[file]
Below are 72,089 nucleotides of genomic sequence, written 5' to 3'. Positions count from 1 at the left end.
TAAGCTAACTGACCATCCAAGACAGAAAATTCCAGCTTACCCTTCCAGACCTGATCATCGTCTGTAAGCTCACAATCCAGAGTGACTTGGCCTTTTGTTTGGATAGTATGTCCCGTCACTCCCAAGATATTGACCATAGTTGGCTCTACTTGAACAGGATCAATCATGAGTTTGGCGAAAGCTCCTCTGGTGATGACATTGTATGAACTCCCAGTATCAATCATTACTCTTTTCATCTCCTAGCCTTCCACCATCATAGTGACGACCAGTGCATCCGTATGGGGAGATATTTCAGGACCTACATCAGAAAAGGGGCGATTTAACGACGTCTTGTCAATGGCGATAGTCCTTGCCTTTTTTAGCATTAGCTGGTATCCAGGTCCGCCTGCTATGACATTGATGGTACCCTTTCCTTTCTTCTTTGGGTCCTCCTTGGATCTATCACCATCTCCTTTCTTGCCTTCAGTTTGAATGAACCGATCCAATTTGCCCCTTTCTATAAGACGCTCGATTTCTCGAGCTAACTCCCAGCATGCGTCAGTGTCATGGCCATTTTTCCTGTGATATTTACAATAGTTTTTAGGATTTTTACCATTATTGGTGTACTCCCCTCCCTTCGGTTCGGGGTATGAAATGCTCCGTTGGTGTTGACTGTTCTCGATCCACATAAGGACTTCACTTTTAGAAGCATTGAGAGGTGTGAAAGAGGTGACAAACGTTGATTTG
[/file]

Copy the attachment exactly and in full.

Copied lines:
Below are 72,089 nucleotides of genomic sequence, written 5' to 3'. Positions count from 1 at the left end.
TAAGCTAACTGACCATCCAAGACAGAAAATTCCAGCTTACCCTTCCAGACCTGATCATCGTCTGTAAGCTCACAATCCAGAGTGACTTGGCCTTTTGTTTGGATAGTATGTCCCGTCACTCCCAAGATATTGACCATAGTTGGCTCTACTTGAACAGGATCAATCATGAGTTTGGCGAAAGCTCCTCTGGTGATGACATTGTATGAACTCCCAGTATCAATCATTACTCTTTTCATCTCCTAGCCTTCCACCATCATAGTGACGACCAGTGCATCCGTATGGGGAGATATTTCAGGACCTACATCAGAAAAGGGGCGATTTAACGACGTCTTGTCAATGGCGATAGTCCTTGCCTTTTTTAGCATTAGCTGGTATCCAGGTCCGCCTGCTATGACATTGATGGTACCCTTTCCTTTCTTCTTTGGGTCCTCCTTGGATCTATCACCATCTCCTTTCTTGCCTTCAGTTTGAATGAACCGATCCAATTTGCCCCTTTCTATAAGACGCTCGATTTCTCGAGCTAACTCCCAGCATGCGTCAGTGTCATGGCCATTTTTCCTGTGATATTTACAATAGTTTTTAGGATTTTTACCATTATTGGTGTACTCCCCTCCCTTCGGTTCGGGGTATGAAATGCTCCGTTGGTGTTGACTGTTCTCGATCCACATAAGGACTTCACTTTTAGAAGCATTGAGAGGTGTGAAAGAGGTGACAAACGTTGATTTG